Habitat selection in a mixed population of peromyscus maniculatus gracilis ( Le Conte) and P. leucopus noveboracensis (fischer)

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  • The deermouse, Peromyscus maniculatus gracilis, and the white-footed mouse, P. leucopus noveboracensis, cohabit tracts of woodland in parts of eastern Ontario. In view of the close ecological similarity of these two forms as suggested by the literature, this is an apparent exception to the principle of Gause.In 1962 and 1963 a program of live-trapping on grids and traplines was conducted in an area of sympatry in Carleton County, Ontario, to investigate the habitat relationships of these forms.The population of P. m. gracilis was at a relatively high level throughout the study. This form occurred in all wooded areas with the exception of a small deciduous woodlot. In addition, a breeding population of P. m. gracilis was located on a barren, overgrazed field on which scattered, low rock piles occurred.The population of P. l. noveboracensis was at a low level and formed about 30 per cent of the total Peromyscus population of the area. This form was distributed more frequently along the peripheries than within the wooded areas cohabited by P. m. gracilis. P. l. noveboracensis also occurred alone in the one deciduous habitat available in the study area.Rock cover was demonstrated to be an important factor in the selection of habitat by both P. m. gracilis and P. l. noveboracensis.It was concluded that P. l. noveboracensis was selecting habitat on the cohabited areas despite the high population level of P. m. gracilis. It was further concluded that the characteristics of the habitat selected by P. l. noveboracensis were associated with conditions found at the edges of coniferous woods, and also found in deciduous woods and more open, shrubby areas. It was also concluded that P. m. gracilis preferred conditions associated with the damper coniferous areas.Thus, it was postulated that the habitat condition selected by P. l. noveboracensis was a drier, warmer microclimate than that obtaining in the coniferous areas around and within which P. m. gracilis occurred. It was thus concluded that the apparent cohabitation of these two forms did not provide an exception to the principle of Gause.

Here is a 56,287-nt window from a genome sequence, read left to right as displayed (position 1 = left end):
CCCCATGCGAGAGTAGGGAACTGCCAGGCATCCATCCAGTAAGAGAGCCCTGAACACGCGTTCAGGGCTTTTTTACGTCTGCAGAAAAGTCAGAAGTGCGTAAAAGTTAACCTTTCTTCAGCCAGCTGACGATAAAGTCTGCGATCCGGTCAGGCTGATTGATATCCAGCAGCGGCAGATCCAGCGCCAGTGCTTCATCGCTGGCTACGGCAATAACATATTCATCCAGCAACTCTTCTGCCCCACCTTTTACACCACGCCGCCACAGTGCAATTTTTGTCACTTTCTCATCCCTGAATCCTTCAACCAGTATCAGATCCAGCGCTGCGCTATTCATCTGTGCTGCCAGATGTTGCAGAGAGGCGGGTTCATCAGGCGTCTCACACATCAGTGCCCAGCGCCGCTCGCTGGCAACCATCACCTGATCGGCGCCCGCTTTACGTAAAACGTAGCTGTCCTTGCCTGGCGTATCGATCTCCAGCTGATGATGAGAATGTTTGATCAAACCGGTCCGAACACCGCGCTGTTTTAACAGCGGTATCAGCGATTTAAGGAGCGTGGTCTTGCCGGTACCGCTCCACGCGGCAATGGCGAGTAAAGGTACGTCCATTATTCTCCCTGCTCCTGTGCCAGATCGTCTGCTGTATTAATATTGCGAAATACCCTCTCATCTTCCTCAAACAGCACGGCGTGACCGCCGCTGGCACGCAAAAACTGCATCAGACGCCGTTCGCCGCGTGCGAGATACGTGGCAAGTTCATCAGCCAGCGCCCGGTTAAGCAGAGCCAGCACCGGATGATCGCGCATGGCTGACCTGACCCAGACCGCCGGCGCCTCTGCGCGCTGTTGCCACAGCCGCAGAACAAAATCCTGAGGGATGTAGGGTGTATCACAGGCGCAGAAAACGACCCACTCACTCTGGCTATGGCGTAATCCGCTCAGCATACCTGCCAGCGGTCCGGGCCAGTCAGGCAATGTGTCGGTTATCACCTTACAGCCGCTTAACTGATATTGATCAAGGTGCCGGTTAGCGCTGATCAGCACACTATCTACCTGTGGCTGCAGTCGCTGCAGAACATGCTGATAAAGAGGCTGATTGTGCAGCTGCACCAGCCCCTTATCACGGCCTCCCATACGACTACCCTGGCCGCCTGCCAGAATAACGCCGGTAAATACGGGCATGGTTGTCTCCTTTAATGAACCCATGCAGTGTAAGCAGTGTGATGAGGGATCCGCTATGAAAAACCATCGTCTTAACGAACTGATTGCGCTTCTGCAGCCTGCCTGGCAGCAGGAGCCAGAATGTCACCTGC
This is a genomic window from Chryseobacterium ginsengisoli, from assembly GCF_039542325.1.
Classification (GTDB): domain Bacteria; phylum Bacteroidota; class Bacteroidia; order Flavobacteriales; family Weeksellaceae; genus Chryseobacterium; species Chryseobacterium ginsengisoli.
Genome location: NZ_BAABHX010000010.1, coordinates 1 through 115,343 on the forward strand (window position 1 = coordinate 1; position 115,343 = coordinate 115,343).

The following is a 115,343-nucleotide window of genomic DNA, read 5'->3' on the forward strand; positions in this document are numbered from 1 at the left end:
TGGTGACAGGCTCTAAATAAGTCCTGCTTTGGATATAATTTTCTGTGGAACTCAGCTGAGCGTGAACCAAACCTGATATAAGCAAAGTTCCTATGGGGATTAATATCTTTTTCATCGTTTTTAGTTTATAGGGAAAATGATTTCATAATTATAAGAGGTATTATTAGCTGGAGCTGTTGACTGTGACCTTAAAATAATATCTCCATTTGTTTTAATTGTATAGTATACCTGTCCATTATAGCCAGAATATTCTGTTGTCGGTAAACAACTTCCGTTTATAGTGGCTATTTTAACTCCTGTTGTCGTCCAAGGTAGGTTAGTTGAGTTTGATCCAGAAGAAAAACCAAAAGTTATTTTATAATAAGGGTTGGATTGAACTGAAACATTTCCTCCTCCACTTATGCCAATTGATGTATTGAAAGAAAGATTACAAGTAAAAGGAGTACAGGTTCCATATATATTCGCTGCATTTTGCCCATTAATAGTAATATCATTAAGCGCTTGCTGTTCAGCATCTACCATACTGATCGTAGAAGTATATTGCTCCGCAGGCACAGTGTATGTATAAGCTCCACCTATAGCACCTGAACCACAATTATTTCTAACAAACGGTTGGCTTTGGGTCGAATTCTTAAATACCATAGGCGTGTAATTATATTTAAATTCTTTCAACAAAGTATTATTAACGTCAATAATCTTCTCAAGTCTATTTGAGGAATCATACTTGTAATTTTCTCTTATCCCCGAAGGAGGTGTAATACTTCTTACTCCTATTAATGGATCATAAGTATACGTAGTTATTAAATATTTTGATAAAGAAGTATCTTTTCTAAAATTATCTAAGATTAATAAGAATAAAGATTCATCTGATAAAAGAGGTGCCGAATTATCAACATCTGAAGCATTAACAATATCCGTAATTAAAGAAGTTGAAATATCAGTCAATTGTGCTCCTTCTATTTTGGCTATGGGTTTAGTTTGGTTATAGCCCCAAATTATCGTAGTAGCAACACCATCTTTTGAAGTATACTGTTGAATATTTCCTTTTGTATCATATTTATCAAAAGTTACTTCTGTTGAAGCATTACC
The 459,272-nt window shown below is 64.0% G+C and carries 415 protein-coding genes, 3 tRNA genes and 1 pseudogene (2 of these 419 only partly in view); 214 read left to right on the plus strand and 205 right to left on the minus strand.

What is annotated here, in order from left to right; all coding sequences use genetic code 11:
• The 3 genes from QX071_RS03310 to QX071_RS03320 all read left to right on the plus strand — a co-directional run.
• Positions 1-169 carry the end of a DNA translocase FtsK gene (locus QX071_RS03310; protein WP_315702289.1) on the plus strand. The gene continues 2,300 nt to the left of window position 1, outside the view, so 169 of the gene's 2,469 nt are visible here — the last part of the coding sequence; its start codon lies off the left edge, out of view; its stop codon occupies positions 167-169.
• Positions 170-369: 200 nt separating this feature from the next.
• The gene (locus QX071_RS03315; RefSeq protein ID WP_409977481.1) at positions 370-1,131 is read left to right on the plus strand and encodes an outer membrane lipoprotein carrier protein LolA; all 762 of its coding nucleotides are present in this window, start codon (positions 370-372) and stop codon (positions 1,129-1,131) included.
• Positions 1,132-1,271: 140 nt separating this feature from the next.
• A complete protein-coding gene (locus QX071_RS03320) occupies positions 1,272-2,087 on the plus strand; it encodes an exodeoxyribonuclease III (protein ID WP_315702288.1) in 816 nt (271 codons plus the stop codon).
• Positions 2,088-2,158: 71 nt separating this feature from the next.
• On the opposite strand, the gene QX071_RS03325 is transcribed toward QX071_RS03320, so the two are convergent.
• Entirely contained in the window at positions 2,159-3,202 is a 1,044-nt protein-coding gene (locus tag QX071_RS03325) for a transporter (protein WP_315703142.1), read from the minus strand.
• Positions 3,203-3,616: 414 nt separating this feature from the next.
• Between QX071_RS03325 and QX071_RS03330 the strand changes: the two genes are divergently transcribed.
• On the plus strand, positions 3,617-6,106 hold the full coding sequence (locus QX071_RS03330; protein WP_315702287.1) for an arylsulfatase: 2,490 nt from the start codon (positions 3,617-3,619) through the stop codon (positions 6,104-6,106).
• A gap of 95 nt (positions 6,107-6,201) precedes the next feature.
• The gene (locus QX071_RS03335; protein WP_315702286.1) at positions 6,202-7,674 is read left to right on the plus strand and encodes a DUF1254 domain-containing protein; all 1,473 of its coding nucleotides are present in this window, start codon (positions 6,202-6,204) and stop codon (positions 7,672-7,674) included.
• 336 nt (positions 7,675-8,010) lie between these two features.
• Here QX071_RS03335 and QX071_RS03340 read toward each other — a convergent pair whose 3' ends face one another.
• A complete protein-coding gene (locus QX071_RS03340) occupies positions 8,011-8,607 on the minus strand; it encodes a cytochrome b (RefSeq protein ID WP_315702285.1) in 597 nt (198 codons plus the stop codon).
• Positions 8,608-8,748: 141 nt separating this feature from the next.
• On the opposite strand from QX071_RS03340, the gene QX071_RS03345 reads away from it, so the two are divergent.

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  • Copyright ¬© 1964 the author(s). Theses may be used for non-commercial research, educational, or related academic purposes only. Such uses include personal study, research, scholarship, and teaching. Theses may only be shared by linking to Carleton University Institutional Repository and no part may be used without proper attribution to the author. No part may be used for commercial purposes directly or indirectly via a for-profit platform; no adaptation or derivative works are permitted without consent from the copyright owner.
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  • 1964

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